Microvascular Decompression of Trigeminal Nerve

Trigeminal neuralgia is usually treated with medications such as Tegretol or Gabapentin. The indications for neurosurgical intervention are:

1. Severe intractable pain
2. Inability to eat/swallow
3. Failure of medical treatment

Opeation

The options of neurosurgical treatment include a major operation (microvascular decompression of the trigeminal nerve) and several minor procedures (radiofrequency ablation or balloon occlusion).

Microvascular decompression of trigeminal nerve

The major operation involves the patient being put to sleep and an incision behind the ear on the same side as the pain. A bone window is created, craniotomy (replaced at end of operation). A microscope is used to identify the trigeminal nerve and the structure compressing it. This is usually the superior cerebellar artery.

A piece of sterile felt or something similar is placed between the two structures ensuring separation (Micro-vascular decompression). The operation takes approximately two hours, and patients wake up well afterwards. The medication is weaned down over several months. This procedure has a low long-term risk of recurrence, but is a big operation compared to the above minor procedures.

Radio-frequency ablation of trigeminal nerve

Under a local anaesthetic and a light sedation the trigeminal is targeted through a needle puncture on the side of the face adjacent to the lips. X-rays are used to help direct us to the foramen ovale which is the exit point of the trigeminal nerve from the skull. Once the needle is in position, several short burst of radio-frequency are passed down the needle.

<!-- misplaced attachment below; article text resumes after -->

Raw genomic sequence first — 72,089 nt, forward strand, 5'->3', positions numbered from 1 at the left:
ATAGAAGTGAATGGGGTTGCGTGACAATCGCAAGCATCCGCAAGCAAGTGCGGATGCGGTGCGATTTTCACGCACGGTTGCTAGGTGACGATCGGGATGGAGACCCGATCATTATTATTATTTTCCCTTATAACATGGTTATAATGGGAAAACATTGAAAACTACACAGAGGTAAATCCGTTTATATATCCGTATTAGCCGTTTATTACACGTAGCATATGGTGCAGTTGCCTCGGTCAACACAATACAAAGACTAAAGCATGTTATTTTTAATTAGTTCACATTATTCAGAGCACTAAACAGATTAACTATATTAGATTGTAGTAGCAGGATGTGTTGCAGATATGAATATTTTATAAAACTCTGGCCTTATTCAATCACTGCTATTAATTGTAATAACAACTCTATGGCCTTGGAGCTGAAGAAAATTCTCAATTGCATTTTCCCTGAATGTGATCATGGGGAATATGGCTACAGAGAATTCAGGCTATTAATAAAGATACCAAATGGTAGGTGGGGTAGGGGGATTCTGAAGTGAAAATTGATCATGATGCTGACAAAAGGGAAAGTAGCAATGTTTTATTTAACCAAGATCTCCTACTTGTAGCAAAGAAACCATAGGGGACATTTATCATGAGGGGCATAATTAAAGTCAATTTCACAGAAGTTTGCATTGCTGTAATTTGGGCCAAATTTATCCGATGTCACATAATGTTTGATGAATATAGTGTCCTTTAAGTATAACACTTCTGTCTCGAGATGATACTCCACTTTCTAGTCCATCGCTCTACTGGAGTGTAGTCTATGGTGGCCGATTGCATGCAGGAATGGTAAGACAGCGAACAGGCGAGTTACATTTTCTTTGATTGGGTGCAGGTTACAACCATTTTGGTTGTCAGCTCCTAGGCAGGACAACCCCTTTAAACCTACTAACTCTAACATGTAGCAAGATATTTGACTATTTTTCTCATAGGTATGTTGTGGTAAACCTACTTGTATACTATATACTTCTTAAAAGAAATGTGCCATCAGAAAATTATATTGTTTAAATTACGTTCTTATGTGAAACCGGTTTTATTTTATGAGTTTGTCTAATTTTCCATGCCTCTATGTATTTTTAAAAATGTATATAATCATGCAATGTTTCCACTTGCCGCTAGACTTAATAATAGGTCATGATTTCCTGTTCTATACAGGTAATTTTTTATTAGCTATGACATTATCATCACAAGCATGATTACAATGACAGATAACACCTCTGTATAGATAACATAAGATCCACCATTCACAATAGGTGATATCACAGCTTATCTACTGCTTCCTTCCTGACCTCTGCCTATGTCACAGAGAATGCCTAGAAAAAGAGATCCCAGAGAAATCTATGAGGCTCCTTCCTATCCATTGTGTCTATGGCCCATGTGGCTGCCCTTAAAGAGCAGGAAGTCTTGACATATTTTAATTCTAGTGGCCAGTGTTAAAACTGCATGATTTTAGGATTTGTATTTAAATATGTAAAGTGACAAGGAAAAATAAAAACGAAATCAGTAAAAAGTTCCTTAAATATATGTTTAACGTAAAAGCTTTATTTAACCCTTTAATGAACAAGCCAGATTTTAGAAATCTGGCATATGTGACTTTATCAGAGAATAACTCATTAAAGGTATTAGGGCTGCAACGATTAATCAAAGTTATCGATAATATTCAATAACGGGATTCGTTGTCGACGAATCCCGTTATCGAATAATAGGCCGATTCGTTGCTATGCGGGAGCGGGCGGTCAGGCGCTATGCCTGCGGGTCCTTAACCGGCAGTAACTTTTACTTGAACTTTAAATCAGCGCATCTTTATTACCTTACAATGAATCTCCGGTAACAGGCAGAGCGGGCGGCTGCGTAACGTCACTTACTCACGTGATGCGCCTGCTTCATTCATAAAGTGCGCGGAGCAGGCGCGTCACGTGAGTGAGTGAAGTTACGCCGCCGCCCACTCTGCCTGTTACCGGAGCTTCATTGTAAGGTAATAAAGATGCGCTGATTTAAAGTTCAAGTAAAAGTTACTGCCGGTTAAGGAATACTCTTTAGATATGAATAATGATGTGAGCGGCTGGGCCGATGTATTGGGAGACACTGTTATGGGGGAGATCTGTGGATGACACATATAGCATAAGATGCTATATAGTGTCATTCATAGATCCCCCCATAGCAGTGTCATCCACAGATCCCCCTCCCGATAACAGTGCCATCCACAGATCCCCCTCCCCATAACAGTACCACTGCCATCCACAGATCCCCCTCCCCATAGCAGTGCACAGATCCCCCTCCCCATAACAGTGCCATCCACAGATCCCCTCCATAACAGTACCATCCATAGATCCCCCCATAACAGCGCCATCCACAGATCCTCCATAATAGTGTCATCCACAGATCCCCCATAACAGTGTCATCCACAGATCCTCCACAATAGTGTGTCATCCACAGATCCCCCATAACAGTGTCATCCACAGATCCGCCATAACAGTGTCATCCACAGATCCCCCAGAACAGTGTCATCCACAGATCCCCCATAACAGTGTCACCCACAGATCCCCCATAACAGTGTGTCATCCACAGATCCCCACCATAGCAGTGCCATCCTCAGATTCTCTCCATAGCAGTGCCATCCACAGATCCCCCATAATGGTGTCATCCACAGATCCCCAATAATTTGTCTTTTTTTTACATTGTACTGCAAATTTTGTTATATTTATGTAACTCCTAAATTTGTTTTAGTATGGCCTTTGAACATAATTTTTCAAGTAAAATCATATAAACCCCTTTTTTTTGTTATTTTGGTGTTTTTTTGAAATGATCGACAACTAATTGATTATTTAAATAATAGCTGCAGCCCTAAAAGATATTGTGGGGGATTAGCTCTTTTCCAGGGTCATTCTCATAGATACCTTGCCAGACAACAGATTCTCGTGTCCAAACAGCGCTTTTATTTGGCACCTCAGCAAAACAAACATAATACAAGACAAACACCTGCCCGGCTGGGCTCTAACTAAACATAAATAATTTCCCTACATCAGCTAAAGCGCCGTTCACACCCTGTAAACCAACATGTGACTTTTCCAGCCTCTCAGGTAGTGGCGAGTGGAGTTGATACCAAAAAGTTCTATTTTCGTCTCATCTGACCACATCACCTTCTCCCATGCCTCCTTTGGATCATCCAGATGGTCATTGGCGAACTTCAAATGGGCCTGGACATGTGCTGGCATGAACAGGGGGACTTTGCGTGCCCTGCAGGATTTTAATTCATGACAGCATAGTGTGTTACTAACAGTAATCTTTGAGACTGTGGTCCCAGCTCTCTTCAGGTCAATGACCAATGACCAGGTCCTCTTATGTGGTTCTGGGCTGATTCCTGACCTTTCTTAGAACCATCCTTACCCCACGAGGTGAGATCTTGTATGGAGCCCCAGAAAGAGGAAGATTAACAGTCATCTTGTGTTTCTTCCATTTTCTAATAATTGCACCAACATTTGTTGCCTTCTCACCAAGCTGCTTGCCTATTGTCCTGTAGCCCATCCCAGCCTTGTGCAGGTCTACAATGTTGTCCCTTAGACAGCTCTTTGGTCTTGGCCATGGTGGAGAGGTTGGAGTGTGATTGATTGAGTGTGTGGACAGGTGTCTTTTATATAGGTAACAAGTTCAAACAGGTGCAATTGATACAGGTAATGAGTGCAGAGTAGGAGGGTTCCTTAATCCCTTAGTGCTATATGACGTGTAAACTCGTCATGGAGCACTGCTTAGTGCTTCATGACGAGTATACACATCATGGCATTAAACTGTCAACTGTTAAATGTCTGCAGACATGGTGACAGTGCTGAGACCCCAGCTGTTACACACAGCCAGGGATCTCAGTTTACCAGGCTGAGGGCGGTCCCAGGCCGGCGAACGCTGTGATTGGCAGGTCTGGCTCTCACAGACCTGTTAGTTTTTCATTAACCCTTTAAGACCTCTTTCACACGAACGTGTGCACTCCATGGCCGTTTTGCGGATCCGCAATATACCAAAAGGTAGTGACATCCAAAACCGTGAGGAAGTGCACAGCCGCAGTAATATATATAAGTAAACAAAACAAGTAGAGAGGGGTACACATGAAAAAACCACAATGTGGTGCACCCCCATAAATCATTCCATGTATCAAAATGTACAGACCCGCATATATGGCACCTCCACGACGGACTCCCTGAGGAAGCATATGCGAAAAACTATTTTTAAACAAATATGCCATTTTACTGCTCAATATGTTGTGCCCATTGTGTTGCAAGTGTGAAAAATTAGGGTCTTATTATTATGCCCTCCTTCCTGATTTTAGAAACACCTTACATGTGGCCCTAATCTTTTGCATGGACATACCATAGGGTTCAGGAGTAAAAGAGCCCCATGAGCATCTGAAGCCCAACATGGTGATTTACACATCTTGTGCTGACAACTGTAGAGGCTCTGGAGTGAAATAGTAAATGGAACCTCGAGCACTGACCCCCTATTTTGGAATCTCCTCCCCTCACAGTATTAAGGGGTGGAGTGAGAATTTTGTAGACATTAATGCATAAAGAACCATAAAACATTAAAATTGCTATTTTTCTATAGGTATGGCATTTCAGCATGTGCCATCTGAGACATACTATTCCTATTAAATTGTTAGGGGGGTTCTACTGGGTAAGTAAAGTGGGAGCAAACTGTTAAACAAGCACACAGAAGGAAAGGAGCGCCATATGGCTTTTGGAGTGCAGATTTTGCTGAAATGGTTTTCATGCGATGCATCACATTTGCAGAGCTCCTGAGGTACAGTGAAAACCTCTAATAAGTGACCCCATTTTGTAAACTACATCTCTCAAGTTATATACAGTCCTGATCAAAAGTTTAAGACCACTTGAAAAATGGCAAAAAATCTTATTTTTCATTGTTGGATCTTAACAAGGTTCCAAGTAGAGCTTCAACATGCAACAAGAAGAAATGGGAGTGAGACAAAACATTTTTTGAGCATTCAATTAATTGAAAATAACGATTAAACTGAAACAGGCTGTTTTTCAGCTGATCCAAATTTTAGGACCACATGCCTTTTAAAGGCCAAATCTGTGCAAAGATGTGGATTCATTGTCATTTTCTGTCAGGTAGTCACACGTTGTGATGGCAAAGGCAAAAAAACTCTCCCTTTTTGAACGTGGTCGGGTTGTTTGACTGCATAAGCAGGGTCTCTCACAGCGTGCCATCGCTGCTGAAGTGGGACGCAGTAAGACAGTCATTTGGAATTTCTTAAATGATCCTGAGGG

The patient is awake at this stage and may report similar symptoms to their trigeminal neuralgia. After an appropriate period of time the needle is removed and a small dressing placed over the needle entry point. The patient is then discharged home.

Balloon-occlusion of the trigeminal nerve

This procedure is similar to the radio-frequency ablation of the trigeminal nerve with the exception that instead of radio-frequency bursts, a balloon is filled with a small amount of solution to compress the nerve. Again it is done under light sedation and the patient is discharged home on the same day.

Both of the minor procedures will result in profound facial numbness and there is a high rate of recurrence of symptoms in the 2-3 year period.

Risks of these procedures

The risks of this operation includes the following. A detailed discussion with your surgeon is recommended prior to surgery.

  • Infection: may be superficial or deep.
  • Bleeding: may be superficial bruising or a deeper collection.
  • Cranial nerve damage: resulting in loss of hearing, facial weakness & numbness, double vision, hoarse voice, difficulty swallowing &/or impaired tongue movements.
  • Hydrocephalus - which may be temporary or permanent and may require a second operation.
  • Cerebrospinal fluid (CSF) leak through the wound and/or nose.
  • Headaches & neck pain.
  • Weakness, numbness, speech disturbance or paralysis (stroke like symptoms).
  • Coma or death.

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